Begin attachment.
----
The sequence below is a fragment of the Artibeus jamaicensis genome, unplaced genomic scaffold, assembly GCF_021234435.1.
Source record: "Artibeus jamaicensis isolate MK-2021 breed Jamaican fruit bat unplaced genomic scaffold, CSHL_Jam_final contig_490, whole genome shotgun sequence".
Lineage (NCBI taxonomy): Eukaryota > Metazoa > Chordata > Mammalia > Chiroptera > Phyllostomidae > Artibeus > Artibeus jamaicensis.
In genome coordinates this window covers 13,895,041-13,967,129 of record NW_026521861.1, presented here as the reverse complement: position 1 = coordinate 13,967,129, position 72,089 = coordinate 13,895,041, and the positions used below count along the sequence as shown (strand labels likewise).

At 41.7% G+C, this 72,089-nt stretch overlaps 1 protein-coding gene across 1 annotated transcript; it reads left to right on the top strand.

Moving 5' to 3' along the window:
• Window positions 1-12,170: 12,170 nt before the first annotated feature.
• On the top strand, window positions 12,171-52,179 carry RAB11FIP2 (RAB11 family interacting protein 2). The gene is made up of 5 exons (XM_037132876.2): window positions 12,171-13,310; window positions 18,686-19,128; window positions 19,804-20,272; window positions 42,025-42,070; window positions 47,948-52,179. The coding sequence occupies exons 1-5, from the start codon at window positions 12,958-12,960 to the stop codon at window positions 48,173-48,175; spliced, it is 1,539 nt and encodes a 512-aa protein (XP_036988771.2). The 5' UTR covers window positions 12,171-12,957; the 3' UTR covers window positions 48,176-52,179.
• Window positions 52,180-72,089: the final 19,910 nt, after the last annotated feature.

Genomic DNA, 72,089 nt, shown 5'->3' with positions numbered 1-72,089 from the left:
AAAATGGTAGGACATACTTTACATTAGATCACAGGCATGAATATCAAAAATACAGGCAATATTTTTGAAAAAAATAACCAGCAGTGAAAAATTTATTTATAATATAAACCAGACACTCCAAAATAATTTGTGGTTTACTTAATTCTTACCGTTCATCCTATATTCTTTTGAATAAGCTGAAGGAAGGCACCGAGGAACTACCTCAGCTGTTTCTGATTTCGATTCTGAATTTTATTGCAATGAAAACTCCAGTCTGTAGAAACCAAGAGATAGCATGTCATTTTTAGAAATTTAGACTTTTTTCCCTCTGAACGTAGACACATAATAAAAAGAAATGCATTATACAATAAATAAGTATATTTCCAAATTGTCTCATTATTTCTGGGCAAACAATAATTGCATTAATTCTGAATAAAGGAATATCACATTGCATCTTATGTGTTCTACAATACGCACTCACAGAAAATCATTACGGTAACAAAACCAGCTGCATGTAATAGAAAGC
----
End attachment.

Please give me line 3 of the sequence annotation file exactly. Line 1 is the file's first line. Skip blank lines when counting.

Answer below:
Lineage (NCBI taxonomy): Eukaryota > Metazoa > Chordata > Mammalia > Chiroptera > Phyllostomidae > Artibeus > Artibeus jamaicensis.